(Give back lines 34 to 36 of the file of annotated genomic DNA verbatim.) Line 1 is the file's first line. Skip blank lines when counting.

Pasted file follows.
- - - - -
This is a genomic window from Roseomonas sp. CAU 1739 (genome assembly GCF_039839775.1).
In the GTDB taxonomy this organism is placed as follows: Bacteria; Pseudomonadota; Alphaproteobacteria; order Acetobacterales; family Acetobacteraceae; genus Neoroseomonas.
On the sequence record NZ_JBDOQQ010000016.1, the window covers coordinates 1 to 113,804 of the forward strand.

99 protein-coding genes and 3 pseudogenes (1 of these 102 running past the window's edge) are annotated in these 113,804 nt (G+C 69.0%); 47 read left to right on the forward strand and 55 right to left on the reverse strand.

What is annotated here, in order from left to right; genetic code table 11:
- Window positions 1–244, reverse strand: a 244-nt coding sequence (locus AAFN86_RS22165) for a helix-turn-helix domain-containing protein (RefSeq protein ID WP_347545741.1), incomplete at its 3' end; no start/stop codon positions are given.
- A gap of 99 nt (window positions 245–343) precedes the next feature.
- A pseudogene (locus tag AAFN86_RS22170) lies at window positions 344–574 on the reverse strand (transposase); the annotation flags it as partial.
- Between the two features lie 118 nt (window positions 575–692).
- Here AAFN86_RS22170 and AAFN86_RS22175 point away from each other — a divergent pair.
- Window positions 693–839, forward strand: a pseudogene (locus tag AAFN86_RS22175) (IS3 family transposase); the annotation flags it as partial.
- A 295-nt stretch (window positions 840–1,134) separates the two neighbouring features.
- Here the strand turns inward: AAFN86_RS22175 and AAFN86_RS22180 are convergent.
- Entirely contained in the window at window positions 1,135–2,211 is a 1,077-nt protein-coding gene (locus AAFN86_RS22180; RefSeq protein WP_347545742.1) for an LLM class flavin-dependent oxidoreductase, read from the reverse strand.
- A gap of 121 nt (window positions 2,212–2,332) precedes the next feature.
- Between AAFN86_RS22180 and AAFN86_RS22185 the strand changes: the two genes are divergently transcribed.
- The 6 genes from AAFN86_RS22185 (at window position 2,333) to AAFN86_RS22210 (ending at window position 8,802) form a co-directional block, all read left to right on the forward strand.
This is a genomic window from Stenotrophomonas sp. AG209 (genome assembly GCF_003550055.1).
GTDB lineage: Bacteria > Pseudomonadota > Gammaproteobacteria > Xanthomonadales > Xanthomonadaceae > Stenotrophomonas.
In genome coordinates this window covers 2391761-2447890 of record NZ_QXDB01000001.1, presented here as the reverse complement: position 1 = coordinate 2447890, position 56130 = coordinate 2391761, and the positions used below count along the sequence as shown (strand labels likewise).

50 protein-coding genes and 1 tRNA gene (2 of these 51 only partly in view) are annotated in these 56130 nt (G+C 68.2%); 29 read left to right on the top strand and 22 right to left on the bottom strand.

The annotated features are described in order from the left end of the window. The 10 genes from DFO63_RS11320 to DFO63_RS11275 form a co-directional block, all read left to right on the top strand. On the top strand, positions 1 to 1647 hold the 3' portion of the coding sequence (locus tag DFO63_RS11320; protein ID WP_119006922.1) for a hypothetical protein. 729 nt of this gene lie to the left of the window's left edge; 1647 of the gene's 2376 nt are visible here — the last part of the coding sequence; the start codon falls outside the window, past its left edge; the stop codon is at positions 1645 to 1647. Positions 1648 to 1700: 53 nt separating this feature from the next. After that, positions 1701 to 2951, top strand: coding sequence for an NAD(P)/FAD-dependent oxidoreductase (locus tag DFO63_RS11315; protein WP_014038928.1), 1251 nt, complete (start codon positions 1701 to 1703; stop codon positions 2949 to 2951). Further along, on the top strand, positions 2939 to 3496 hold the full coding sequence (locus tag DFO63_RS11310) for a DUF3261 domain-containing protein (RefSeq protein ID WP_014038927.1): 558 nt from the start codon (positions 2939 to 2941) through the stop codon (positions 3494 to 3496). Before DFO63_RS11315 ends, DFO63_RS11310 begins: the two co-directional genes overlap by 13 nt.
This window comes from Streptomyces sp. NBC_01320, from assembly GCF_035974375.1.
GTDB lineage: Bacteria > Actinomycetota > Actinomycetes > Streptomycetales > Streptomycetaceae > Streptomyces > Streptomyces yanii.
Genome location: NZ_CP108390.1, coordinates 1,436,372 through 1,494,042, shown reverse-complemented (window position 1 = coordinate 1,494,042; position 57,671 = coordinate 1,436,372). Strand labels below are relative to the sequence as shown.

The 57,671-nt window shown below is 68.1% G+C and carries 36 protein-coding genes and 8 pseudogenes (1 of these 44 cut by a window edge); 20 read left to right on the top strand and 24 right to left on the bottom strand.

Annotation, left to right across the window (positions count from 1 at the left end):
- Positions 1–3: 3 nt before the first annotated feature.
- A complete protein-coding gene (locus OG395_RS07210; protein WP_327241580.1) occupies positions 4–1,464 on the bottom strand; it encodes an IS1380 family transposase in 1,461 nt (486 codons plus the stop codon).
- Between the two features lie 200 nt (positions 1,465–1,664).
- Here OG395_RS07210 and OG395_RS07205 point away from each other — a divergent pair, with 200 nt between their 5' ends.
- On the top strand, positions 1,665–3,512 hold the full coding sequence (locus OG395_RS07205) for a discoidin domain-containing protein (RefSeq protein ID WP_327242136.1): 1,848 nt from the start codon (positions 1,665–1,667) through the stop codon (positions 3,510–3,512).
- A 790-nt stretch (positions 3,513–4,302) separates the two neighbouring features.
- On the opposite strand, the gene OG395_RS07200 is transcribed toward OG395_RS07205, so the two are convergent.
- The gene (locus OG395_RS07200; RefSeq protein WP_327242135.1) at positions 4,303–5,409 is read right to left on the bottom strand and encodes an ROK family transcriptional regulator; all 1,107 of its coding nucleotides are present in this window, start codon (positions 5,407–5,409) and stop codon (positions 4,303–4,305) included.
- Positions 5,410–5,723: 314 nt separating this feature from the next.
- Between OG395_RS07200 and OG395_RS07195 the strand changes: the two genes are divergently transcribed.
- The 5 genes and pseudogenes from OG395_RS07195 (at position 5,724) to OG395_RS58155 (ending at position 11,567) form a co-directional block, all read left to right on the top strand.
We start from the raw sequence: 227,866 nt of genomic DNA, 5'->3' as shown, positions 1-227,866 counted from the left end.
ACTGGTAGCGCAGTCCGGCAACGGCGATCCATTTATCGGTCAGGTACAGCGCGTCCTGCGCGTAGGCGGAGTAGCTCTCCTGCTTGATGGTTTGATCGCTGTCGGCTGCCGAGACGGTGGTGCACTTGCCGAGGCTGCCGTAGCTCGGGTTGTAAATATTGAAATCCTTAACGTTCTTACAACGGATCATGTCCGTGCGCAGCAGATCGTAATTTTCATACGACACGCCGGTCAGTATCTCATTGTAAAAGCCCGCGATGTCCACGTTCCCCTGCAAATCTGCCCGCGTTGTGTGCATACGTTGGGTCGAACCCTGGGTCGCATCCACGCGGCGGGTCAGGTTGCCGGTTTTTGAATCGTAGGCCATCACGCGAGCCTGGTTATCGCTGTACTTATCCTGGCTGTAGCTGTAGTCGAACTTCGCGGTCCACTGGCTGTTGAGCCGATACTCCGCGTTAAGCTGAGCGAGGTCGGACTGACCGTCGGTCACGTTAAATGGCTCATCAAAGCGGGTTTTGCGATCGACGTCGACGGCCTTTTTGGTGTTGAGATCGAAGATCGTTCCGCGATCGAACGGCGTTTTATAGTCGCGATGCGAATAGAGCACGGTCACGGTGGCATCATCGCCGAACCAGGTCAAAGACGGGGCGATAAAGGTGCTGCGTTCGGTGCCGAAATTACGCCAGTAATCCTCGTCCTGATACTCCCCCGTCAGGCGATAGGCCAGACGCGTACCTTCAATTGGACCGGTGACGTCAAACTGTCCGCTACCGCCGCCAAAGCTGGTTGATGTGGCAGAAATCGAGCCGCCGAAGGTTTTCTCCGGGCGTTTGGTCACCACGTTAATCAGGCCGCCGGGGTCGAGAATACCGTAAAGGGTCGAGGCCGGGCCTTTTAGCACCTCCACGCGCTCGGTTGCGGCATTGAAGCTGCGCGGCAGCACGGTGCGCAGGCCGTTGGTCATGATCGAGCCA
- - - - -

- On the opposite strand, the gene OG395_RS07200 is transcribed toward OG395_RS07205, so the two are convergent.
- The gene (locus OG395_RS07200; RefSeq protein WP_327242135.1) at positions 4,303–5,409 is read right to left on the bottom strand and encodes an ROK family transcriptional regulator; all 1,107 of its coding nucleotides are present in this window, start codon (positions 5,407–5,409) and stop codon (positions 4,303–4,305) included.
- Positions 5,410–5,723: 314 nt separating this feature from the next.